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Don’t Get Bogged Down With Your Pond

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I’ve noticed a trend away from wildlife ponds towards water features in recent years. This may be due to the smaller gardens that many of us have or perhaps the widely-held assumptions that ponds mean increased maintenance or represent a safety hazard. It could also be the case that ponds, in general, have had a lower profile recently.

Either way, a wildlife pond shouldn’t be dismissed too quickly as many of the creatures associated with ponds and pond margins play an important part in helping to keep pest and bug numbers down in the rest of the garden. And with our recent wet and mild winters, we can probably do with all the help we can get in our gardens these days!

A wildlife pond with a functioning and balanced eco-system will be a healthy place not just for fish but for a diverse range of creatures great and small - and it won’t require as much of your time to look after as you may think. Some essential care in the autumn and again in the spring, and that’s largely all that a pond will ask of you. And what it gives back in terms of a beautiful focal point and the sheer delight of being near water is much more than the effort put in.

A boggy area is a perfect complement to a pond. If you are thinking of giving a new lease of life to your pond, or wish to make it ‘fit in’ better with your garden, why not think about creating a marshy area next to it? Provided you don’t mix the boundaries up and allow water from the bog garden to break into the pond, adding a bog garden is a low-maintenance addition that will allow you to use many more different types of plants than could be added to the shelf margins of your pond alone. 

Bog gardens don’t need to be attached to ponds; they can work just as well as stand-alone features in an otherwise dry garden. The most natural location for a boggy area would be at the lowest point of your garden (where water would naturally flow to) or in a bowl or dip, although you could choose anywhere that you prefer.

You will need to find a way to prevent water from draining away too quickly through the soil (a pond liner or plastic sheet would work well, pricked with holes a few centimetres above the bottom, or a heavy mix of clay-based, humus-rich soil) and a way of preventing it from drying out completely in hot weather (make the soil deep enough to conserve moisture, use thick mulch or allow it to receive any run off from nearby areas). When planted up, the thick canopy that you can quickly acquire with bog plants will also help to cool and shade the soil beneath, reducing evaporation from the soil.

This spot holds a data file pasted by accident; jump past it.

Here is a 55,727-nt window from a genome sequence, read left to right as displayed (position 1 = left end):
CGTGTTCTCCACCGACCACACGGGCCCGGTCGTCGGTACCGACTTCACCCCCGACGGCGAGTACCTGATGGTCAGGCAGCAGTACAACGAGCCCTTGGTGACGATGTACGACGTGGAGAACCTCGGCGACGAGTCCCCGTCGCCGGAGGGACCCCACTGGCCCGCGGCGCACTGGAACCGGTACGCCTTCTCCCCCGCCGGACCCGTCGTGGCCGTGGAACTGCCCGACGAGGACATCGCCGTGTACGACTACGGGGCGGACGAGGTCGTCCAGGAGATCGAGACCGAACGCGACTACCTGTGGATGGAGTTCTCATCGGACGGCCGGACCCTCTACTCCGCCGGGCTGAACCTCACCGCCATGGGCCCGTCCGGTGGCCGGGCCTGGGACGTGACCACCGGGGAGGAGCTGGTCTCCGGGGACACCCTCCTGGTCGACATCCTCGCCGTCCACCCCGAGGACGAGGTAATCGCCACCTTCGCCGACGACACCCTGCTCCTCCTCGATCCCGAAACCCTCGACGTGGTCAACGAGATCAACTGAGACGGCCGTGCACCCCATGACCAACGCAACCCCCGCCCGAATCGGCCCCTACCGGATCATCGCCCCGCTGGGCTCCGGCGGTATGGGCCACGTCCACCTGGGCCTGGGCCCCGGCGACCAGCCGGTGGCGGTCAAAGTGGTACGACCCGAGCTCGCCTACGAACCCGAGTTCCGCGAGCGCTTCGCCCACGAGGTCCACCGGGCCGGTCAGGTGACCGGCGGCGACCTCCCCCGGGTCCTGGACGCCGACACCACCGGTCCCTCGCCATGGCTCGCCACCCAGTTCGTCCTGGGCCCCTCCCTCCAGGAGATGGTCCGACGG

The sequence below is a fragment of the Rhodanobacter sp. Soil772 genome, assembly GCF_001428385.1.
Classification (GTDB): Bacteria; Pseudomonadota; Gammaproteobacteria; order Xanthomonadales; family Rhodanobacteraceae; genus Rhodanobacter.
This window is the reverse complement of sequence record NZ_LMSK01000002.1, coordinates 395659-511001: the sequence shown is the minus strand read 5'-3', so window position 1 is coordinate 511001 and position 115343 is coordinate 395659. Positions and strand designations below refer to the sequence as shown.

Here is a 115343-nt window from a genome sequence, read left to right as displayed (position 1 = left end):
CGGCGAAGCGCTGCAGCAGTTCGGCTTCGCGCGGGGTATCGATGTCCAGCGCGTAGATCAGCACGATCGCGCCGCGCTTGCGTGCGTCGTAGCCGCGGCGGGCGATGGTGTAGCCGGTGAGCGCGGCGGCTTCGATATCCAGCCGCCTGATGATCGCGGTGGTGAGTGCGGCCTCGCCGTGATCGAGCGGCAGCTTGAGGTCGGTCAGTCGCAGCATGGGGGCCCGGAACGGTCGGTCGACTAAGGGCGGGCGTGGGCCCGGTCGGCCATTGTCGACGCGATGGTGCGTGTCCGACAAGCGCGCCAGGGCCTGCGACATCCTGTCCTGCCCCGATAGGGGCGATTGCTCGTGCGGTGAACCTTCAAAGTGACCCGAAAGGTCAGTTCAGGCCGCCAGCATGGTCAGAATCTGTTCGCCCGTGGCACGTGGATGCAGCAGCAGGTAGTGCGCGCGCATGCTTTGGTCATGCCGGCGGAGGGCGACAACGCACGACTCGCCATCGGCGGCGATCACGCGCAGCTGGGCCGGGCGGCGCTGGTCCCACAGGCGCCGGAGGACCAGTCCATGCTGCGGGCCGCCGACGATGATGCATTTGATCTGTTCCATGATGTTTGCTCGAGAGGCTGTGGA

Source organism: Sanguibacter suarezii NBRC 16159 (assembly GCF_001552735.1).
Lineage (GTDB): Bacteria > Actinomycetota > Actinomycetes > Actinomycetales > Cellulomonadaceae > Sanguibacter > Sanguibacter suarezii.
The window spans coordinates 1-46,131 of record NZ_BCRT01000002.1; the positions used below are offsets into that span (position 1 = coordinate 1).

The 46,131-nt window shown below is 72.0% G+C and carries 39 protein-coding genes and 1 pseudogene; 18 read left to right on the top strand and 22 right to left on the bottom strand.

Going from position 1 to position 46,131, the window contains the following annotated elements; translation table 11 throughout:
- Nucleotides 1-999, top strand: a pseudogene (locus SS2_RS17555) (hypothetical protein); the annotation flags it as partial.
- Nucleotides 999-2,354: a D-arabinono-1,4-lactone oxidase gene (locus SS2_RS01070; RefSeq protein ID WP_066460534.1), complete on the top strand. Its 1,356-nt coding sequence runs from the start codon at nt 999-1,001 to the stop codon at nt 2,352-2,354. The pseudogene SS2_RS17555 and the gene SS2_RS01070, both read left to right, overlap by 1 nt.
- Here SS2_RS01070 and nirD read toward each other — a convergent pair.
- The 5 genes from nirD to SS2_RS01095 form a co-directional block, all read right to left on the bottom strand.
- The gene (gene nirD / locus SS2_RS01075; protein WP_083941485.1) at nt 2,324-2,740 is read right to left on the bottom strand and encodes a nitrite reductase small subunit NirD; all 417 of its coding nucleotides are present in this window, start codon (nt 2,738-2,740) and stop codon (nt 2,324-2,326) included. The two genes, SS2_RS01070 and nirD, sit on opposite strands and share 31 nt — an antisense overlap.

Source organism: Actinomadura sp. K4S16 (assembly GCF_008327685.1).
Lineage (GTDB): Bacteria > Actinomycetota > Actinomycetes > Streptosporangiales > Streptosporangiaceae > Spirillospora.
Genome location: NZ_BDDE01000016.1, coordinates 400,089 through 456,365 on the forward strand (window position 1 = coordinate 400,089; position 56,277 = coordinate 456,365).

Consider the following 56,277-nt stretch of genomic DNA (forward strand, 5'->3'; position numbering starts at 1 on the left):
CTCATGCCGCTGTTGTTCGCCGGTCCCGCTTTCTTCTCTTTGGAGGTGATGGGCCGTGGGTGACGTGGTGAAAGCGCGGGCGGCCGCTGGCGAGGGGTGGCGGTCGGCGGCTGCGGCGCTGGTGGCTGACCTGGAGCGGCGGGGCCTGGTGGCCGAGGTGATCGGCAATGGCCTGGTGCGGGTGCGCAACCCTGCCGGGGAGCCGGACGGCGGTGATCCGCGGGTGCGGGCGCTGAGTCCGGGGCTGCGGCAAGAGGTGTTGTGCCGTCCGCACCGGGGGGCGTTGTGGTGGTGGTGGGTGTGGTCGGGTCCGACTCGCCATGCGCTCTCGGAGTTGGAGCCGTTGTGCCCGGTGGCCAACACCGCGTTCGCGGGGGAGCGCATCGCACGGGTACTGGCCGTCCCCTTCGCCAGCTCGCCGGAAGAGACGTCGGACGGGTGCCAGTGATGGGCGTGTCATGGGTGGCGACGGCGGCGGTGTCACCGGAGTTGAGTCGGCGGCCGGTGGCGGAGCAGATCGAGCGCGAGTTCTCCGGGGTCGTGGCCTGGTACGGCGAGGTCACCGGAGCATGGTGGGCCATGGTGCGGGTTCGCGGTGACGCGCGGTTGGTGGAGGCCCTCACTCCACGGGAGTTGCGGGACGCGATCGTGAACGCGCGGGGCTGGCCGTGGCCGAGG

So, what plants are right at home in boggy areas? Depending on how much room you have, I’d have no

hesitation in recommending Gunnera manicata. It needs a lot of space and in cool areas you’ll need to protect the crown with straw or leaves over winter.

Primula candelabra series and Primula viallii are beautiful spring and summer-flowering members of the primrose family and like a damp, shady spot, as does Fritillaria meleagris (Snake’s Head Fritillary). Planted in drifts, these plants are showstoppers when they come into flower in mid spring.

Ligularia ‘The Rocket’ is great for the back of a boggy border and is an exotic, vibrant presence in any bog garden. Its black stems shoot up from between sharply indented bright green leaves sending up bright yellow flowers through the summer. Pair with Zantedeschia aethiopica ‘Crowborough’ (Arum Lily) to contrast the black stems with a statuesque, elegant focal point of white unfurling spathes emerging from lush, dark green leaves in late spring (and sometimes again in September).





If you love large leaves and like your rich greens splashed with creamy white variegations then plunge into Hostas. H. ‘Striptease’, H. ‘Frosted Jade’ and H. ‘Gold Standard’ are just a few that will delight and dazzle throughout the season.

For a dash of zinginess, Carex elata ‘Aurea’ (Golden Sedge) will provide a bright yellow-lime green splash throughout the year and contrasts well with the bronze, purple and red stems and leaves of Lobelia cardinalis, Tellima grandiflora, Viburnum opulus ‘compactum’ and Rheum palmatum ‘Bowles Crimson’.